KNOXVILLE -- Derek Dooley is back on the search for assistant to complete his coaching staff.
Tennessee's second-year football coach has another vacancy to fill after special teams coordinator/tight ends coach Eric Russell finalized his decision to join the staff at Washington State, a source inside the Volunteers' football program confirmed to the Times Free Press on Sunday afternoon.
Reports of Russell's move to reunite with former boss and new Cougars coach Mike Leach began surfacing last week, but a final decision for the Washington native who turns 44 in 18 days didn't come until the weekend. UT does not comment on assistant coaches leaving for other jobs, but Russell's hire could be announced today. Russell made $250,000 this season after receiver a $50,000 race from his first year.
Coaching at Texas Tech under Leach in 2009, Russell was nominated for the Frank Broyles Award, which is given annually to the nation's top assistant coach. Russell joined Leach with the Red Raiders after two seasons with Dooley at Louisiana Tech and rejoined him when he took the UT job in 2010.
Before attending the University of Idaho, Russell played quarterback at Spokane (Wash.) Falls Community College. He began his coaching career in 1991 as a graduate assistant at Idaho, which us less than 10 miles from Washington State's campus in Pullman. Dooley hired him at Louisiana Tech after Russell spent 13 seasons at North Texas.
It's the second staff change for Dooley this offseason. Last week, the coach hired former UT tailback Jay Graham to coach the Vols' running backs and replace receivers coach Charlie Baggett. The Times Free Press reported that Baggett chose to retire, but the school release that announced Graham's hire did not give a reason.
Darin Hinshaw is expected to move from quarterbacks to receivers, the position he coached for three years at Memphis before arriving at UT. Offensive coordinator Jim Chaney is expected to focus more on the quarterbacks. Neither of the moves nor any new titles have been officially announced by the school.
Under Russell, the Vols' punt and kickoff coverage units were better, though the late-season struggles of kicker Michael Palardy and punter Matt Darr overshadowed the improvement. UT was 11th nationally in kickoff return yardage defense, and the Vols went nine games before allowing a punt or kickoff return touchdown, the longest into a season since 2004, when they allowed none.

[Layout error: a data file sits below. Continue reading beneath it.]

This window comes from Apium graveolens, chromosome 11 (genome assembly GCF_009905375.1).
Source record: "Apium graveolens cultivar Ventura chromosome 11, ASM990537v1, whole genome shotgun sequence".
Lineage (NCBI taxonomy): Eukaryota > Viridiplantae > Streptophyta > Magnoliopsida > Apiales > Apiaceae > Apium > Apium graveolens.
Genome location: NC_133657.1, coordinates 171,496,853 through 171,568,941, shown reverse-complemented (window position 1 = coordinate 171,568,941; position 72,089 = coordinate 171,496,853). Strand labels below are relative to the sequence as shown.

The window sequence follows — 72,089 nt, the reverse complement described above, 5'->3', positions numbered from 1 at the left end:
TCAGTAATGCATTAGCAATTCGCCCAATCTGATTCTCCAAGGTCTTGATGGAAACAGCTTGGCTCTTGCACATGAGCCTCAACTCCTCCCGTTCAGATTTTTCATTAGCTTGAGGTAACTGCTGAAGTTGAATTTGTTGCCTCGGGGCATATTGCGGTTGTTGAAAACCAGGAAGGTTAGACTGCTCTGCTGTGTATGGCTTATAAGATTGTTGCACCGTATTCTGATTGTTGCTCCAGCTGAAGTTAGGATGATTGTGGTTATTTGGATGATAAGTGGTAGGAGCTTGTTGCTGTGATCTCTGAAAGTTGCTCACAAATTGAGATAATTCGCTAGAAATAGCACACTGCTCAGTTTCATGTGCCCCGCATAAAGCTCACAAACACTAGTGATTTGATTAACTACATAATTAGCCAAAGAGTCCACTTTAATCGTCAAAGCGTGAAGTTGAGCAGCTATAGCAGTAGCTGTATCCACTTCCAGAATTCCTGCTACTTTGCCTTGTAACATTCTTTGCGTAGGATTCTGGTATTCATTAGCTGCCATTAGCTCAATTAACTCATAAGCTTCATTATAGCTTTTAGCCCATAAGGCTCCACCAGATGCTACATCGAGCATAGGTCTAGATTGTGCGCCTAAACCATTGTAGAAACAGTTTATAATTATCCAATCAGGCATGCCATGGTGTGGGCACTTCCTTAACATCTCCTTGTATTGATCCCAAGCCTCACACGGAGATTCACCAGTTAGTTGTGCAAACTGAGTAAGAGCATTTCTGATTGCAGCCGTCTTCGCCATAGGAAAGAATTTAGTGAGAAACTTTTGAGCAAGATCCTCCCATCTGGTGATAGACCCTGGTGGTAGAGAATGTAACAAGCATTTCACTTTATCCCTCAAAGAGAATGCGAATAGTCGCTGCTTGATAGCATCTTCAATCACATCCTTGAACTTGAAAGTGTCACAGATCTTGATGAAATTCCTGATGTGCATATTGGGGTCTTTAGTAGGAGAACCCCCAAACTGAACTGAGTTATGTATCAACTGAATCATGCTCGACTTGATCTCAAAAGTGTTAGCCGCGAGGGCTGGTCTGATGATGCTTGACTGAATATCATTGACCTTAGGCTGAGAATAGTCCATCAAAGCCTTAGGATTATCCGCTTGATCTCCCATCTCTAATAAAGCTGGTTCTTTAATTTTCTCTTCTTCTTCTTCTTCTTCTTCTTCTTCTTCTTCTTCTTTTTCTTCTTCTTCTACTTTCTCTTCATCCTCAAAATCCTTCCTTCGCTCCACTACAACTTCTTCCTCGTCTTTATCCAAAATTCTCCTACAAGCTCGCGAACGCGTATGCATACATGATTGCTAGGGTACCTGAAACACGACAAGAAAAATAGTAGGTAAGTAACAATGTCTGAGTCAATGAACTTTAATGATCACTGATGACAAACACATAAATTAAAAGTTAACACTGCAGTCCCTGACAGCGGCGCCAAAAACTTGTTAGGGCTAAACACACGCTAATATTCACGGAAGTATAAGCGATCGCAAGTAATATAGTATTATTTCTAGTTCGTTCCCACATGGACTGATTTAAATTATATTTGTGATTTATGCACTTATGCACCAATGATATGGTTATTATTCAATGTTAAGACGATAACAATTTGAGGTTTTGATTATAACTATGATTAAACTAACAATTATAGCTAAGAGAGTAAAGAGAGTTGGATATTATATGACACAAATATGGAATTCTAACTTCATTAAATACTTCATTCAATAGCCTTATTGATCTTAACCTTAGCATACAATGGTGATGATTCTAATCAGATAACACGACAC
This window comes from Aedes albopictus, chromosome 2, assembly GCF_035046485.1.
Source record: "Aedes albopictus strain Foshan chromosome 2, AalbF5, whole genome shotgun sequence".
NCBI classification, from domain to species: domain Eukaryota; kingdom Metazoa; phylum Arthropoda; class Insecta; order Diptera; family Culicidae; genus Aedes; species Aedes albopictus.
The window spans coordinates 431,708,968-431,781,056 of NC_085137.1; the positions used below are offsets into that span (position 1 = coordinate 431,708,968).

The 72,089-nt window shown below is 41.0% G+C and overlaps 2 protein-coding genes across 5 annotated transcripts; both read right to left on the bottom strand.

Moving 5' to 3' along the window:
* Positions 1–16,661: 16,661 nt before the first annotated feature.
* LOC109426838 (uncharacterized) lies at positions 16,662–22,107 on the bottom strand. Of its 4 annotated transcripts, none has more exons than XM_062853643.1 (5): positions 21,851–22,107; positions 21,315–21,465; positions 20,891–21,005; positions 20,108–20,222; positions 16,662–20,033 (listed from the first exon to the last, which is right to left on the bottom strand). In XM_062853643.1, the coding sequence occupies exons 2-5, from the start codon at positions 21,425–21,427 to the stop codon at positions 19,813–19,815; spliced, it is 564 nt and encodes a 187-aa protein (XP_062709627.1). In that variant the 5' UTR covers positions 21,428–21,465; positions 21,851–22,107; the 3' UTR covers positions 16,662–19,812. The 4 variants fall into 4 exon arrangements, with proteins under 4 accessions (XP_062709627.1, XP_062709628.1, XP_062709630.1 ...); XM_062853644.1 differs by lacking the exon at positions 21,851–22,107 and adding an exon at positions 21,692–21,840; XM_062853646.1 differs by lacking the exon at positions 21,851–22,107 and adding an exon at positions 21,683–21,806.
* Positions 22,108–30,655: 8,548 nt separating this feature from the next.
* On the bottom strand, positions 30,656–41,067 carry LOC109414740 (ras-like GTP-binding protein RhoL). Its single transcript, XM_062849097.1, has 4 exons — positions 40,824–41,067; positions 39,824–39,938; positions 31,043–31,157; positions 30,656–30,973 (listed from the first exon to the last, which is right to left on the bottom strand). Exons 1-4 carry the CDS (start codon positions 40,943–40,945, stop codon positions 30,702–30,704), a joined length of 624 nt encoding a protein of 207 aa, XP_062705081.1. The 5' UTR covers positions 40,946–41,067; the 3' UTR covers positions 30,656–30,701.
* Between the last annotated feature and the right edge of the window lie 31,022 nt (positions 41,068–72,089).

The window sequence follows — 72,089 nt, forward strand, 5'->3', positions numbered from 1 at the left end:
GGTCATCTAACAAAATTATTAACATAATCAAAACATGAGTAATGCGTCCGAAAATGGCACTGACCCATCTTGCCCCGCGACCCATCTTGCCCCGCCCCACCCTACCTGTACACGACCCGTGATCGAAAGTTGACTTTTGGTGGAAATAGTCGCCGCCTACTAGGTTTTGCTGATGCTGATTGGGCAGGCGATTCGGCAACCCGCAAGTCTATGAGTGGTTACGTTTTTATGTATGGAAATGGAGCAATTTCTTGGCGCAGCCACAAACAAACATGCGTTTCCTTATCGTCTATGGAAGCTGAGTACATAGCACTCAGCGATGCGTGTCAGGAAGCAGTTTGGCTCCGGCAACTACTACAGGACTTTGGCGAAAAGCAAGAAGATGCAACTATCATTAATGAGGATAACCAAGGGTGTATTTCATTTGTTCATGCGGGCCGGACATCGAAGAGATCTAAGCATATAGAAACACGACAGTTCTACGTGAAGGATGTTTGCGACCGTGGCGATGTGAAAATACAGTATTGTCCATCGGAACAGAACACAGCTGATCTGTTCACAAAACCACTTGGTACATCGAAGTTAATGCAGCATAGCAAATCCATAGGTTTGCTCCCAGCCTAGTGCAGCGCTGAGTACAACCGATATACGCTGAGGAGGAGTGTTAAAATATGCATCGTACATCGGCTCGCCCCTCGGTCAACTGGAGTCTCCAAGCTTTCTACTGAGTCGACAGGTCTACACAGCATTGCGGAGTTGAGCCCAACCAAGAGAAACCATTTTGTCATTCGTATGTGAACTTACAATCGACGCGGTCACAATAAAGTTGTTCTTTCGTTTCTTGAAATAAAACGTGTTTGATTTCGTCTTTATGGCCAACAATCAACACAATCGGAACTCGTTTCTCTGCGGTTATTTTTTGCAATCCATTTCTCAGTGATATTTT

The Vols were just 102nd nationally in net punting, but they made a big jump in punt-return yardage, from 109th last season to 62nd this year. Freshman return specialist Devrin Young had a big role in that with an average of nearly 12 yards on eight returns, which included returns of 43 and 20 yards. Young also averaged nearly 24 yards on kickoff returns and had five of 30 yards or more.
Palardy made nine of his 14 field-goal attempts, but he struggled with low kicks against Vanderbilt and Kentucky in the season's final two games after kicking a career-long 52-yarder at Alabama. The sophomore split punting duties with Darr, the redshirt freshman. Collectively the duo averaged 38 yards per punt and struggled with consistency.
Tight end Mychal Rivera caught 29 passes for 344 yards on touchdowns this season, though the junior had five games where he caught one or zero passes. Freshmen Cameron Clear and Brendan Downs split backup duties, with Clear closing the year strong after Downs began the season as the No. 2. Rivera and eventual NFL draft pick Luke Stocker combined for 50 catches in 2010, and the Vols struggled to replicate that production from the tight-end spot this season.
Russell also held the responsibilities of recruiting the state of Texas, and he was the primary recruiter for commitment LaDarrell McNeil, a four-star safety prospect from Dallas. McNeil, who's yet to take his official visit to UT, took an official to Nebraska this weekend. Linebacker Dalton Santos is the Vols' other commitment from Texas.
It's unclear what direction Dooley will head with his hire. From his time at LSU and with the Miami Dolphins under current Alabama coach Nick Saban, Dooley has experience coaching tight ends and special teams, and Graham coached tight ends in addition to running backs at South Carolina. Whatever direction he decides, Dooley could move quickly, especially since he hired Graham less than a week after Baggett's decision to retire was reported.